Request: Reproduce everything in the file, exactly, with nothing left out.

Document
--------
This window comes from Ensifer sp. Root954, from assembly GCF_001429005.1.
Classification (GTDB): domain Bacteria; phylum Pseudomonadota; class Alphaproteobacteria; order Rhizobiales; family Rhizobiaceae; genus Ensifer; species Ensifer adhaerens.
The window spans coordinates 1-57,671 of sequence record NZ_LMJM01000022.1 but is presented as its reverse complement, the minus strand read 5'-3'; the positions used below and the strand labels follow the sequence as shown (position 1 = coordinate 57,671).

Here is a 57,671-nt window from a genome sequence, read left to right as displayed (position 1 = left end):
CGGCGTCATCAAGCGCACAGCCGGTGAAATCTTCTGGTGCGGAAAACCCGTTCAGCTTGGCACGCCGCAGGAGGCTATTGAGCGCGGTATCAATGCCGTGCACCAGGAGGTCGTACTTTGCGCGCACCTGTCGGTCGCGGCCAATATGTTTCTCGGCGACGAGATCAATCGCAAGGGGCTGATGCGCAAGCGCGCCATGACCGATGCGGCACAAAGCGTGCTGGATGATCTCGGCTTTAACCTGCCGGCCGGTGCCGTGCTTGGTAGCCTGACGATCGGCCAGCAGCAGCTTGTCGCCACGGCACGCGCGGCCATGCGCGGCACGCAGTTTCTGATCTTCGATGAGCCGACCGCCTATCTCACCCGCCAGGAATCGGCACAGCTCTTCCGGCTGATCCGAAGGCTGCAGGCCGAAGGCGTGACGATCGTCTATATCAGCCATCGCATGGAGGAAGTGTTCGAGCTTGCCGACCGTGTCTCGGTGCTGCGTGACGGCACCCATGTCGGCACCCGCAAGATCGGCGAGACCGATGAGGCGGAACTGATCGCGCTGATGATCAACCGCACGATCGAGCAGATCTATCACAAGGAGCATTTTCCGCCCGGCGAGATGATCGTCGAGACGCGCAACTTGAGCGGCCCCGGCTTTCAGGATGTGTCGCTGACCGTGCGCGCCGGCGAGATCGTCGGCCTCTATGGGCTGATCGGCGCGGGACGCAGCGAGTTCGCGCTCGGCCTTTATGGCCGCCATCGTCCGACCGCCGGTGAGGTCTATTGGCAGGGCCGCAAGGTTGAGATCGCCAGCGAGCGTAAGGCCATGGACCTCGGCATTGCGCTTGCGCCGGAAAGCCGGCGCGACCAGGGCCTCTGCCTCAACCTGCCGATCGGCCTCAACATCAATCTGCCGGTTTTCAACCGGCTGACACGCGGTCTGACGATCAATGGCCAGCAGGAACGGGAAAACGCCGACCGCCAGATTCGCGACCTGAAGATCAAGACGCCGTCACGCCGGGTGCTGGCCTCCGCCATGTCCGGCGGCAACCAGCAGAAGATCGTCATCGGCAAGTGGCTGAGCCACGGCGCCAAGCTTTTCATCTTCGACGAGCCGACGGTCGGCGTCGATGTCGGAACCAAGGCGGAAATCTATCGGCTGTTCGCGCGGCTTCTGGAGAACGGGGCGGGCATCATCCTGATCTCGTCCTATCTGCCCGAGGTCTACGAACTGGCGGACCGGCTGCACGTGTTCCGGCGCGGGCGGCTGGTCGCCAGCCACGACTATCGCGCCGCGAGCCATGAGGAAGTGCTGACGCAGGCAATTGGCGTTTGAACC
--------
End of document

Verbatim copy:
This window comes from Ensifer sp. Root954, from assembly GCF_001429005.1.
Classification (GTDB): domain Bacteria; phylum Pseudomonadota; class Alphaproteobacteria; order Rhizobiales; family Rhizobiaceae; genus Ensifer; species Ensifer adhaerens.
The window spans coordinates 1-57,671 of sequence record NZ_LMJM01000022.1 but is presented as its reverse complement, the minus strand read 5'-3'; the positions used below and the strand labels follow the sequence as shown (position 1 = coordinate 57,671).

Here is a 57,671-nt window from a genome sequence, read left to right as displayed (position 1 = left end):
CGGCGTCATCAAGCGCACAGCCGGTGAAATCTTCTGGTGCGGAAAACCCGTTCAGCTTGGCACGCCGCAGGAGGCTATTGAGCGCGGTATCAATGCCGTGCACCAGGAGGTCGTACTTTGCGCGCACCTGTCGGTCGCGGCCAATATGTTTCTCGGCGACGAGATCAATCGCAAGGGGCTGATGCGCAAGCGCGCCATGACCGATGCGGCACAAAGCGTGCTGGATGATCTCGGCTTTAACCTGCCGGCCGGTGCCGTGCTTGGTAGCCTGACGATCGGCCAGCAGCAGCTTGTCGCCACGGCACGCGCGGCCATGCGCGGCACGCAGTTTCTGATCTTCGATGAGCCGACCGCCTATCTCACCCGCCAGGAATCGGCACAGCTCTTCCGGCTGATCCGAAGGCTGCAGGCCGAAGGCGTGACGATCGTCTATATCAGCCATCGCATGGAGGAAGTGTTCGAGCTTGCCGACCGTGTCTCGGTGCTGCGTGACGGCACCCATGTCGGCACCCGCAAGATCGGCGAGACCGATGAGGCGGAACTGATCGCGCTGATGATCAACCGCACGATCGAGCAGATCTATCACAAGGAGCATTTTCCGCCCGGCGAGATGATCGTCGAGACGCGCAACTTGAGCGGCCCCGGCTTTCAGGATGTGTCGCTGACCGTGCGCGCCGGCGAGATCGTCGGCCTCTATGGGCTGATCGGCGCGGGACGCAGCGAGTTCGCGCTCGGCCTTTATGGCCGCCATCGTCCGACCGCCGGTGAGGTCTATTGGCAGGGCCGCAAGGTTGAGATCGCCAGCGAGCGTAAGGCCATGGACCTCGGCATTGCGCTTGCGCCGGAAAGCCGGCGCGACCAGGGCCTCTGCCTCAACCTGCCGATCGGCCTCAACATCAATCTGCCGGTTTTCAACCGGCTGACACGCGGTCTGACGATCAATGGCCAGCAGGAACGGGAAAACGCCGACCGCCAGATTCGCGACCTGAAGATCAAGACGCCGTCACGCCGGGTGCTGGCCTCCGCCATGTCCGGCGGCAACCAGCAGAAGATCGTCATCGGCAAGTGGCTGAGCCACGGCGCCAAGCTTTTCATCTTCGACGAGCCGACGGTCGGCGTCGATGTCGGAACCAAGGCGGAAATCTATCGGCTGTTCGCGCGGCTTCTGGAGAACGGGGCGGGCATCATCCTGATCTCGTCCTATCTGCCCGAGGTCTACGAACTGGCGGACCGGCTGCACGTGTTCCGGCGCGGGCGGCTGGTCGCCAGCCACGACTATCGCGCCGCGAGCCATGAGGAAGTGCTGACGCAGGCAATTGGCGTTTGAACC